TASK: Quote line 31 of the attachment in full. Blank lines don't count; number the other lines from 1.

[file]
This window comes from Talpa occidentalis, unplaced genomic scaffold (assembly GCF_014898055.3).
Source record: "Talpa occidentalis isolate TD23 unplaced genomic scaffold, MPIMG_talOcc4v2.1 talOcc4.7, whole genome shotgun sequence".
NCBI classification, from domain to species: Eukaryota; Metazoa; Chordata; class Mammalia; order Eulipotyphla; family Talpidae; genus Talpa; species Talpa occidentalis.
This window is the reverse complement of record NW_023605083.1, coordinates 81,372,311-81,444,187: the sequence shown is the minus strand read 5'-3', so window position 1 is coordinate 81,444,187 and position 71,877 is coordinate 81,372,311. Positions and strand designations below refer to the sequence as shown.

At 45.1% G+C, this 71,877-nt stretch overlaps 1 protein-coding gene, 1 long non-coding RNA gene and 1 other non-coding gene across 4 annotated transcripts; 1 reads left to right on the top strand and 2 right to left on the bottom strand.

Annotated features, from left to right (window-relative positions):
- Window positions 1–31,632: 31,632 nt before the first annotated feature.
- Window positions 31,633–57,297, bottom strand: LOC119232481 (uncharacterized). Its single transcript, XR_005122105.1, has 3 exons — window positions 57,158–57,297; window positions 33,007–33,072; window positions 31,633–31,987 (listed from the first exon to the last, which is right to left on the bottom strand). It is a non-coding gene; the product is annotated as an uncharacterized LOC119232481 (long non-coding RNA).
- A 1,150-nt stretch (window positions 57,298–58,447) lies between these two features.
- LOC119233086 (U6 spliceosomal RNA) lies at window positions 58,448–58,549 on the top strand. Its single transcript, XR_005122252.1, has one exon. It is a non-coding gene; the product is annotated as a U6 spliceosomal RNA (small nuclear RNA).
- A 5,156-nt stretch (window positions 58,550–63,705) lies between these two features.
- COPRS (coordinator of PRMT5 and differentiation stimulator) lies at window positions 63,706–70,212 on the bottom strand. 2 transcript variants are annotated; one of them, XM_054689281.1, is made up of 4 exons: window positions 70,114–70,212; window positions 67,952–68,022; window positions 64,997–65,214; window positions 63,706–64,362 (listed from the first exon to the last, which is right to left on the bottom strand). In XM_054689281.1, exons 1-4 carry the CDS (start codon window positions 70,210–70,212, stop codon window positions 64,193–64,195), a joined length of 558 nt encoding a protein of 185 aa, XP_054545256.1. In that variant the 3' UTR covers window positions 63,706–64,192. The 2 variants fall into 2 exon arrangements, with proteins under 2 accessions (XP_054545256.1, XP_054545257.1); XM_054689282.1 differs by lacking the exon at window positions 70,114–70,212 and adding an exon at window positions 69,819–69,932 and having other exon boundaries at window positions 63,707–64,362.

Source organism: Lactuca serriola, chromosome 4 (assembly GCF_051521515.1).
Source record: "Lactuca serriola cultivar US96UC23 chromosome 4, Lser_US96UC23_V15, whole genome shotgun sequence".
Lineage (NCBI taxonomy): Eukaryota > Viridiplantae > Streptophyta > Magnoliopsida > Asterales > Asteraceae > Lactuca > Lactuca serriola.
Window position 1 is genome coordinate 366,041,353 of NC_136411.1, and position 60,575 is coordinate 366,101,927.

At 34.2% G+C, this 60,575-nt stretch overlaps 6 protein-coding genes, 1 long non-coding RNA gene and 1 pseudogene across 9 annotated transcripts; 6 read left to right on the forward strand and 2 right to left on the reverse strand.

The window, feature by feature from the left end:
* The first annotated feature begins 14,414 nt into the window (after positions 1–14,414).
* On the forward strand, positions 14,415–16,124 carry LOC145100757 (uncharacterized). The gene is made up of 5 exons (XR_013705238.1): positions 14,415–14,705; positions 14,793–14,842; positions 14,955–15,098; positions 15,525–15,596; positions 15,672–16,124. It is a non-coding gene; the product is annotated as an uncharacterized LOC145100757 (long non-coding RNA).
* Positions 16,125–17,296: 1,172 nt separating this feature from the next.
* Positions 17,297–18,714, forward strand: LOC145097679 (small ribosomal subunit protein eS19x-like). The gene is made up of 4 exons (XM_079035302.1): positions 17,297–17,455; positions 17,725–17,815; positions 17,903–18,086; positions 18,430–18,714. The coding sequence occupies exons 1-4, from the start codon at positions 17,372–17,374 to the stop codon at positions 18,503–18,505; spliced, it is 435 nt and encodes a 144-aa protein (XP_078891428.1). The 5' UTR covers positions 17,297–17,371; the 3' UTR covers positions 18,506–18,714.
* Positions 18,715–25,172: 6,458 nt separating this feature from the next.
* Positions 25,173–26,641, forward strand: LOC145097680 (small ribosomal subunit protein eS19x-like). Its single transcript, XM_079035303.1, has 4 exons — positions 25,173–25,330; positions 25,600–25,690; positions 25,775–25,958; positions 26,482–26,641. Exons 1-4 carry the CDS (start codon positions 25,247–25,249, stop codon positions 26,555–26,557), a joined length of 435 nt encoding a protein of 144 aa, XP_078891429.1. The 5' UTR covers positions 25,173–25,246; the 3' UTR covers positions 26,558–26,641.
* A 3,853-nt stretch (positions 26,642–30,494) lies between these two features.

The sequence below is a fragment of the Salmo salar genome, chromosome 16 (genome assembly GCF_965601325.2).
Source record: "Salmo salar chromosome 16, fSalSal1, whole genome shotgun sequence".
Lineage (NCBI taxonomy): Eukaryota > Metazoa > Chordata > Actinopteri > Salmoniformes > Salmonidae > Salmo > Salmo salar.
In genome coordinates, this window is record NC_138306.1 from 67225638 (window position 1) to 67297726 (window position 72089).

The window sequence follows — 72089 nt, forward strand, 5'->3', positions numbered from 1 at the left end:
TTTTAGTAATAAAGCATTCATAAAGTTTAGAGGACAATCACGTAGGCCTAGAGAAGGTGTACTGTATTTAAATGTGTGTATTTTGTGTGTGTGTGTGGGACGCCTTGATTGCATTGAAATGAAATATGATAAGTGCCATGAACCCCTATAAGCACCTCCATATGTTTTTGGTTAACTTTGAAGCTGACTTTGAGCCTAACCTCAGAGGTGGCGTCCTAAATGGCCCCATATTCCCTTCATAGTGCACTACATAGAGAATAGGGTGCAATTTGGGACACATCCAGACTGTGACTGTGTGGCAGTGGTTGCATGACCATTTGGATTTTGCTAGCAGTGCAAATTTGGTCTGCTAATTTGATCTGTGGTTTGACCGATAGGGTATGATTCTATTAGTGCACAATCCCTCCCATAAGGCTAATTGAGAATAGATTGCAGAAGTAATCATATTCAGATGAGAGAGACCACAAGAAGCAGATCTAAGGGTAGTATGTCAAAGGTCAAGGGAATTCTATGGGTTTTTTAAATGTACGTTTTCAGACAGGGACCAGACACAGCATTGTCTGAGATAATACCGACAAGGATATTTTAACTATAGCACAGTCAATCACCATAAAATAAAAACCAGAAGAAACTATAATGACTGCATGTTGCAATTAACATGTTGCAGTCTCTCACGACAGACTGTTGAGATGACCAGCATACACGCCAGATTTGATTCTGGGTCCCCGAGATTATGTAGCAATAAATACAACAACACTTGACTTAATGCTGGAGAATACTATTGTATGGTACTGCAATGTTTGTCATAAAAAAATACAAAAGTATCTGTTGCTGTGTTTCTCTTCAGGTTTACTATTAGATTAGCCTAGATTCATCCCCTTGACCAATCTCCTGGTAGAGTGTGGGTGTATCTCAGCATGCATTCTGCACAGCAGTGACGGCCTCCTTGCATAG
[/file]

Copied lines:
TTTTAGTAATAAAGCATTCATAAAGTTTAGAGGACAATCACGTAGGCCTAGAGAAGGTGTACTGTATTTAAATGTGTGTATTTTGTGTGTGTGTGTGGGACGCCTTGATTGCATTGAAATGAAATATGATAAGTGCCATGAACCCCTATAAGCACCTCCATATGTTTTTGGTTAACTTTGAAGCTGACTTTGAGCCTAACCTCAGAGGTGGCGTCCTAAATGGCCCCATATTCCCTTCATAGTGCACTACATAGAGAATAGGGTGCAATTTGGGACACATCCAGACTGTGACTGTGTGGCAGTGGTTGCATGACCATTTGGATTTTGCTAGCAGTGCAAATTTGGTCTGCTAATTTGATCTGTGGTTTGACCGATAGGGTATGATTCTATTAGTGCACAATCCCTCCCATAAGGCTAATTGAGAATAGATTGCAGAAGTAATCATATTCAGATGAGAGAGACCACAAGAAGCAGATCTAAGGGTAGTATGTCAAAGGTCAAGGGAATTCTATGGGTTTTTTAAATGTACGTTTTCAGACAGGGACCAGACACAGCATTGTCTGAGATAATACCGACAAGGATATTTTAACTATAGCACAGTCAATCACCATAAAATAAAAACCAGAAGAAACTATAATGACTGCATGTTGCAATTAACATGTTGCAGTCTCTCACGACAGACTGTTGAGATGACCAGCATACACGCCAGATTTGATTCTGGGTCCCCGAGATTATGTAGCAATAAATACAACAACACTTGACTTAATGCTGGAGAATACTATTGTATGGTACTGCAATGTTTGTCATAAAAAAATACAAAAGTATCTGTTGCTGTGTTTCTCTTCAGGTTTACTATTAGATTAGCCTAGATTCATCCCCTTGACCAATCTCCTGGTAGAGTGTGGGTGTATCTCAGCATGCATTCTGCACAGCAGTGACGGCCTCCTTGCATAG